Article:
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Juggling Responsibilities
The global success of 2005's "Madagascar" and its lively 2008 sequel "Madagascar: Escape 2 Africa," proved that while the films were broad comedies with plenty of action, they were, above all, well-told stories with universal themes audiences related to. For the filmmakers, it was never enough to just go for the laughs.

As director/writer Tom McGrath says: "Having an emotional spine to a story is really what carries you through - because if you just string a lot of jokes together, there isn't much to cling to." Director/writer Eric Darnell observes: "As an audience you want to be able to connect with and empathize with the characters' wants and needs. To be able to plumb those depths is critical."

The filmmakers' desire to take the characters to new places - literally and figuratively - continues in "Madagascar 3." Incorporating Ralph Waldo Emerson's inspirational quote, "Life is a journey, not a destination" as their maxim, the filmmakers' chose to explore themes of what it means to be home, having confidence and finding ones passions. As a result, Alex, Marty, Melman and Gloria have found a better sense of who they are, while grappling with the wilds of Madagascar and Africa.

As Darnell puts it, "That's what has been the core desire of our guys from the beginning: To identify their place in the world."

And what a world it's turning out to be for them. Their journey took the Zoosters from New York, to the eponymous island of Madagascar, then to the wilds of Africa. In the latest installment, the adventure unfolds all across Europe, which naturally calls for a grander scale visually and in the storytelling.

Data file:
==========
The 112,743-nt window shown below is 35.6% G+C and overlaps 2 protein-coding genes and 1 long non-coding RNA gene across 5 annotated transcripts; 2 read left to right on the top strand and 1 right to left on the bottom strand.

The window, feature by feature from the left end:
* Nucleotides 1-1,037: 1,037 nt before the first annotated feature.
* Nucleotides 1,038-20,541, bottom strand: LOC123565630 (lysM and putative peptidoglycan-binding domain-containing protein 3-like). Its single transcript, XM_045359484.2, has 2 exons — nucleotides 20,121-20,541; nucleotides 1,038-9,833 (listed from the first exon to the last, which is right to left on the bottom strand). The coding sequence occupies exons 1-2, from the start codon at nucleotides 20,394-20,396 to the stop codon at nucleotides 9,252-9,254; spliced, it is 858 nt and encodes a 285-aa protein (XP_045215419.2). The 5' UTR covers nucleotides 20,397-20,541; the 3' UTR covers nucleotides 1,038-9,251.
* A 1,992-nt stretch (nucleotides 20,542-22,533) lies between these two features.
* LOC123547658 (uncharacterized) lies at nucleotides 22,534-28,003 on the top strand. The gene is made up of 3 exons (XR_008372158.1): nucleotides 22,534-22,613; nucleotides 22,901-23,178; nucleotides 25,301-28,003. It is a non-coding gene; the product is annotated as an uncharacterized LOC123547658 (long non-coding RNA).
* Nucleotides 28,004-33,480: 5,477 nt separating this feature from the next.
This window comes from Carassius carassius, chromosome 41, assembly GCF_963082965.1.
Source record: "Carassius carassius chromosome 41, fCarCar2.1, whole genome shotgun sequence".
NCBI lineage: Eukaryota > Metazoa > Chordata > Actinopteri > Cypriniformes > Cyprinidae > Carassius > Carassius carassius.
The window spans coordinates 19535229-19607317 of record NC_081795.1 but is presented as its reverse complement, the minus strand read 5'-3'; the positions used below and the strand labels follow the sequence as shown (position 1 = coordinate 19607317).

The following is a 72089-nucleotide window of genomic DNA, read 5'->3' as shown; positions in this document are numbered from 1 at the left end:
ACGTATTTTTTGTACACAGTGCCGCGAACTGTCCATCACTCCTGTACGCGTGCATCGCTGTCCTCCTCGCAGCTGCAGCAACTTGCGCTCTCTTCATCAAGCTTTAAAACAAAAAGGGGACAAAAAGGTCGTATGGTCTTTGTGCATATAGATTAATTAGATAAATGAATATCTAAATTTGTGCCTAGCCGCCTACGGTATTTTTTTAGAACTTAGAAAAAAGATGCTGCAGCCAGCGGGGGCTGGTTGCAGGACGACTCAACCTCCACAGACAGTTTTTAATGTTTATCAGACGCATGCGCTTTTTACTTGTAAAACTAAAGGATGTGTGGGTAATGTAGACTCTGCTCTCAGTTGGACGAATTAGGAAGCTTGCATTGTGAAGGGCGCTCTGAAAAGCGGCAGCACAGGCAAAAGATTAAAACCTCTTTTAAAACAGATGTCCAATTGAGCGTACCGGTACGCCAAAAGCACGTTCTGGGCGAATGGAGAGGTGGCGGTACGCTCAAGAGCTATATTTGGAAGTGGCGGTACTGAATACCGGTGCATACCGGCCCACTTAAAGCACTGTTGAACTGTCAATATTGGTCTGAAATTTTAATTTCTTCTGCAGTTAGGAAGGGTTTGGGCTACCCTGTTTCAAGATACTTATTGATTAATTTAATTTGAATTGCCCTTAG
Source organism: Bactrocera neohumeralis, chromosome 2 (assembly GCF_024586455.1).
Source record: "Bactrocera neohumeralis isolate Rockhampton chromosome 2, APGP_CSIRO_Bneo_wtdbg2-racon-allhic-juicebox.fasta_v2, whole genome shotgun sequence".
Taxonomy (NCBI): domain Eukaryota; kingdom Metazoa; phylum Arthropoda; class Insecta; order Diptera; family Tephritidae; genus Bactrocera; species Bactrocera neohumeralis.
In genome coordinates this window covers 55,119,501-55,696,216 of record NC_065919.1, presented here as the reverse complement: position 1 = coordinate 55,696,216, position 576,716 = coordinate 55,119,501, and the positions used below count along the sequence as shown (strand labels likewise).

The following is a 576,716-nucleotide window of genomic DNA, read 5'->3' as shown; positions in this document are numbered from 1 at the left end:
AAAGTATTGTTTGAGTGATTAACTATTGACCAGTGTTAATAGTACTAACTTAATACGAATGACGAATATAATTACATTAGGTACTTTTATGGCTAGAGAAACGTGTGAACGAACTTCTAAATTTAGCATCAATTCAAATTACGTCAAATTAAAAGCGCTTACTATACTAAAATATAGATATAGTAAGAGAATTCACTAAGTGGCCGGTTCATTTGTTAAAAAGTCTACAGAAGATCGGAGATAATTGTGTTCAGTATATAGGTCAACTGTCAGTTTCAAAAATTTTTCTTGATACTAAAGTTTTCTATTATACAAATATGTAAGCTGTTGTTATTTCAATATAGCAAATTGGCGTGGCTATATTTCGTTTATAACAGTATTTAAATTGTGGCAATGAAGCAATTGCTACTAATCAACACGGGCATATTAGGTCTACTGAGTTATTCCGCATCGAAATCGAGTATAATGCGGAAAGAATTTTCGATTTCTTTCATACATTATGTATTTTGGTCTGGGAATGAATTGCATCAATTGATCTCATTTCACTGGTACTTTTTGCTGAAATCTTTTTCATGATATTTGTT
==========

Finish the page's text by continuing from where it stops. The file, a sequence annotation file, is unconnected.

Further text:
Says director Conrad Vernon: "The scope is a lot bigger in this one. We're going to a lot of different places and meeting a lot of new characters. We're in Rome, the Swiss Alps, London, Monte Carlo and New York."

What's more, for the first time, a "Madagascar" chapter is being filmed in 3D. Serendipitously, when they looked back at the earlier "Madagascar" films to figure out what they would have to differently this time around, the filmmaking team found that 3D is a process their franchise is well suited for.

Says Darnell: "We realized, stylistically, we were already making 3D movies. Because of the films' comedic tone, we were often doing things that put stuff out in front of the camera. Once we recognized that our cinematography and our comedy really lent themselves beautifully to the 3D world, we really didn't have to change much of what we were doing. But taking our animals into a circus automatically gives us these wonderful opportunities - we're moving not just across the surface of the earth, we're moving up in the air, flipping, rolling and flying - to work in 3D, of course."

Adds McGrath: "3D just gives you so many more tools to work with. It's immersive. You can underscore an emotional scene as much as you can the action."

Just as satisfying was the ability for Darnell, McGrath and Vernon, all long-time friends and DreamWorks Animation veterans, to work together in the same capacity. Though Darnell and McGrath helmed the first two films, Vernon had served as a creative consultant and voiced Mason the chimp, even as he was helming "Shrek 2" and later, "Monsters vs. Aliens." Three directors is definitely not a traditional route, but on this film, it was a real dream of the filmmakers to work together and share in the creative process.

Darnell says, "With us, the sum is greater than the parts. Because we're all enmeshed in this franchise and the tone of the film, it actually helps (having three directors working as a team) because I can go to New York and be recording Ben Stiller, Tom can be working with the production designers and the lighting department and Conrad can be directing animators work. Then we can all come back together and know that we've all been pushing the story and the film in the same direction because we are creatively joined at the hip."

Adds McGrath: "There's a great rule of improv groups, which is 'never change the subject in improv, you always say yes, and.' When one of us gets an idea for something, it's great to collaborate and contribute and build on these ideas. That's the group dynamic. At the end of the day we do have a combined vision for the film."

That singular vision meant telling a story that had heart as well as humor, of animals that come together to become greater than they ever thought they could be.

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